Which brings me to today. Some random guy interrupts my reading while I wait for the Metro with “hey pretty,” and then mumbles something to his friend and I – ” . . . never can get white girls . . . just have to figure how to just right . . . ” I responded to the hi with the same back and an immediate fascination with the paragraph I’m reading. He’s still talking about me / at me when we board the Metro. Although he heads to the opposite side of the train car, he keeps talking to me and about me to his friend. He starts singing to me, he talks about my hair, on and on and on and on. At this point, I’ve entirely ignored him, and I know that even a firm “no” will only spur him on more, so I just keep reading that one paragraph over and over. I’m literally the only woman in the train car, and the feeling of vulnerability is almost more than I can handle. Finally, he gets off the train.

I breathe a sign of relief, but before I can even get my eyes back to the page, he is at the window of the train knocking on the window and making stupid kissing gestures at me! All I can think is, “how is this happening to me?!” Only as the Metro recording announces that the doors are closing do I feel secure enough to raise one strong middle finger at the guy and stare the look of death into him.

One question: how do women do this everyday? If you’re a woman reading this who is unlucky enough to be harassed by men, PLEASE tell me how you do this. I’m going to go imagine that I’m running that guy down and kicking his ass at the gym now.

Assassination Attempt on Barack Obama August 26, 2008

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The FBI is investigating claims of an assassination plot against Barack Obama after four people were arrested near the Democratic convention in Denver in the possession of high-powered rifles.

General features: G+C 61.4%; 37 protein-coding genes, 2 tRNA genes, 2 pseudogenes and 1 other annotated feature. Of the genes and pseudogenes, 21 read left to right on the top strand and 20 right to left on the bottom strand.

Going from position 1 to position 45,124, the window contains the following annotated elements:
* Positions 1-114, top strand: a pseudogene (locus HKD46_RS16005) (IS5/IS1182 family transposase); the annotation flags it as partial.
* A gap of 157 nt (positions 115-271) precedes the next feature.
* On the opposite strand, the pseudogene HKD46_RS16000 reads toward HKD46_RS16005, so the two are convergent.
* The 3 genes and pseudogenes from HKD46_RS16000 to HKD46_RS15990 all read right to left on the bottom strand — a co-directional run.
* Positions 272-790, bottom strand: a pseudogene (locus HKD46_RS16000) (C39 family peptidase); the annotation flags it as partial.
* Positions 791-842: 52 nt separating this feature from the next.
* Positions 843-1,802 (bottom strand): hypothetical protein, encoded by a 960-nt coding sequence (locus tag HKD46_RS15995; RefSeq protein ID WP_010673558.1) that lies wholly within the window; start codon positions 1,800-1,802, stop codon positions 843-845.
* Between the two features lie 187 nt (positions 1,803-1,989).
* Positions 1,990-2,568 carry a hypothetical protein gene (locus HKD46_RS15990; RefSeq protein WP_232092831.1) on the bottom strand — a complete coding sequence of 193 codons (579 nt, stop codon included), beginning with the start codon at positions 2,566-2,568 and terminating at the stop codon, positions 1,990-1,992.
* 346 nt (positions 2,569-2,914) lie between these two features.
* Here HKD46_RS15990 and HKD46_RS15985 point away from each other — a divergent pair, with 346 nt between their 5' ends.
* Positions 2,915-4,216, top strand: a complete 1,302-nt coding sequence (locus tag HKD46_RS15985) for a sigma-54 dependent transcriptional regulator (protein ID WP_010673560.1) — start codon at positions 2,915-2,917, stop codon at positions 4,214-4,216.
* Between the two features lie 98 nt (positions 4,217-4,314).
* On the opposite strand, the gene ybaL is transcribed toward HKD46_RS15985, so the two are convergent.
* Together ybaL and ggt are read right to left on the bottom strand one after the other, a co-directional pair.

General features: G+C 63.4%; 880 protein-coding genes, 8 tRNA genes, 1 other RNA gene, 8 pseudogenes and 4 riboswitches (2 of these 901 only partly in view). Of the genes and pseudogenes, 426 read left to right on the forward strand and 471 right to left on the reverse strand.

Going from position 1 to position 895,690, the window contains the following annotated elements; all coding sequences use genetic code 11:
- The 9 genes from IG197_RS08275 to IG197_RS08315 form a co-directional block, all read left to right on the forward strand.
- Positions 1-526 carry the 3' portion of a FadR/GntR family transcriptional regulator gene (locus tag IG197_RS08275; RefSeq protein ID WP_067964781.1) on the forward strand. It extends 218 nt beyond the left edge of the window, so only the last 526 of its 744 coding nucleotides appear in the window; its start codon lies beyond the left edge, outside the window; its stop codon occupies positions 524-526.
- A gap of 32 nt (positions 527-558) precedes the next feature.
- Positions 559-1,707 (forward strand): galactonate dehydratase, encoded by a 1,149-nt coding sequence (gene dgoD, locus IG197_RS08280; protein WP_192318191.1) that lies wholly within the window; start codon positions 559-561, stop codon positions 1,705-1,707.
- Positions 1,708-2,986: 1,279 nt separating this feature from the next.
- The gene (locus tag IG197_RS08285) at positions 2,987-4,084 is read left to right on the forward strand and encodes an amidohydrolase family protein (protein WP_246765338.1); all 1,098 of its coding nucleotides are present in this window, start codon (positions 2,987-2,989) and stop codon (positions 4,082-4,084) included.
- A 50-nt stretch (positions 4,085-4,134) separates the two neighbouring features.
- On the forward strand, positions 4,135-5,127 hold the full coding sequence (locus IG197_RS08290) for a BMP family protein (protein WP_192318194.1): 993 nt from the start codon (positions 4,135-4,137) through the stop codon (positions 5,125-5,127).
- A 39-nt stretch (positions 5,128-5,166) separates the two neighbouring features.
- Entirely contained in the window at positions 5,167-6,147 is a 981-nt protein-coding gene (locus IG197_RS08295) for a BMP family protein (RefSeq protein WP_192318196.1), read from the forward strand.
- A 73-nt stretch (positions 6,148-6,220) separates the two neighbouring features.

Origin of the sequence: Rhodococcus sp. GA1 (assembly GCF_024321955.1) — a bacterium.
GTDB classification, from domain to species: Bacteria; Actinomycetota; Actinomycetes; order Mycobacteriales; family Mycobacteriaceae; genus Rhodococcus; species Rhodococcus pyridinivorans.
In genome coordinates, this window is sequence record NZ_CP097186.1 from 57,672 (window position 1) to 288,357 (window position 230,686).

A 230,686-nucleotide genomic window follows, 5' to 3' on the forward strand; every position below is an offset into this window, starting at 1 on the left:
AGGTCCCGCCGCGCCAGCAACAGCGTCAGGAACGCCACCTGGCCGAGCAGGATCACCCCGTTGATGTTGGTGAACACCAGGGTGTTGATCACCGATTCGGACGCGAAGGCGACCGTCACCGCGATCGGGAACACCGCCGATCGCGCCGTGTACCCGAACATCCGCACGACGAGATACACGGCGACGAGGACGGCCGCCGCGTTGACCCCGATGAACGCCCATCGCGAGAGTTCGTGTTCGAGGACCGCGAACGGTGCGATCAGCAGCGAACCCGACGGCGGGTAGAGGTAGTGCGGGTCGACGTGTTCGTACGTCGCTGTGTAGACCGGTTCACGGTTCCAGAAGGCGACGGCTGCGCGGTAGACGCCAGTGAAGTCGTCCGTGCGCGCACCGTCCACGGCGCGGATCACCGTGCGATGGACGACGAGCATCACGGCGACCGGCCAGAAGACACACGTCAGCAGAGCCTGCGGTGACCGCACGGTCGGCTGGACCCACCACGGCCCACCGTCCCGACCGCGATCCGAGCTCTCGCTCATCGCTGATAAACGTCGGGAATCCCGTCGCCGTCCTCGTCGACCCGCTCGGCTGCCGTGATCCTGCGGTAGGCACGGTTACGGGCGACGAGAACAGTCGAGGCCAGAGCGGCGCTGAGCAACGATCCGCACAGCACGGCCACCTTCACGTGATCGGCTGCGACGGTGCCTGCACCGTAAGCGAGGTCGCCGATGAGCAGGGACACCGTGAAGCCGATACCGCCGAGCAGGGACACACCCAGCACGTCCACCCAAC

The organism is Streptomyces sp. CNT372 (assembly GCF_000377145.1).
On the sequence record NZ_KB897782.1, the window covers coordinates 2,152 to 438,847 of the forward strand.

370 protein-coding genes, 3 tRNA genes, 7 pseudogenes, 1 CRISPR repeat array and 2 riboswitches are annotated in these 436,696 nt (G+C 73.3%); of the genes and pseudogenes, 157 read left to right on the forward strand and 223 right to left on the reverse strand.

One of the suspects told of a plan to shoot the presidential nominee “from a high vantage point … with a … rifle.” Nathan Johnson, who denies involvement in the plot, said his friends “were here to do that – to assassinate him.”

Full Text Here

When I heard this news last night, my jaw literally dropped (in spite of my TMJ pain) and my heart pounded.   I realized months ago that assassination attempts could become a reality if Obama was elected, but hearing the news that there was even an active assassination plot hit me much harder than I’d anticipated.  But then of course, Hilary warned us of this months ago, didn’t she?

Now, why in the world is Clinton still hesitant to direct her supporters to vote for Barack Obama in November? 

Clinton said she wouldn’t tell her backers how to vote, but she told them she would cast her own vote for Obama. “We were not all on the same side as Democrats, but we are now,” she said.

Full Text Here

Of course, Clinton is expected to fully endorse Obama tonight, so I’m sure that the past three months of stalling and two-faced compliments were simply coincidence.  

On a related note, when I went in search of information about Sunday’s assassination story, I stumbled upon this incredible art exhibit by Yazmany Arboleda.  The exhibit explored the figurative, but highly effective attempts by the American populace to assassinate Barack Obama’s reputation during his historic candidacy, and the artist did a parallel exhibit for Hilary Clinton.

An Open Letter to Alix Olson from Agent K August 13, 2008

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I ran across this incredible spoken word open letter to Alix Olson, and I just wanted to spotlight it. 

Alix Olson was one of the first musicians that I discovered after coming out as a lesbian, and she is still one of my favorite spoken word artists.  As if Kat’s outstanding musicianship isn’t enough, kateofeugene also does an impressive job of critiquing Olson and other “leaders” in the “womyn’s rights” movement, without dismissing her  as an important figure in the transfeminist movement.  I was inspired by this piece, and I hope you are too.

What Women (Apparently) Can’t Do August 7, 2008

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Just in case the women out there were interested in knowing all about the things we (apparently) can’t do that men are able to do, AskMen.com has created a top-ten list!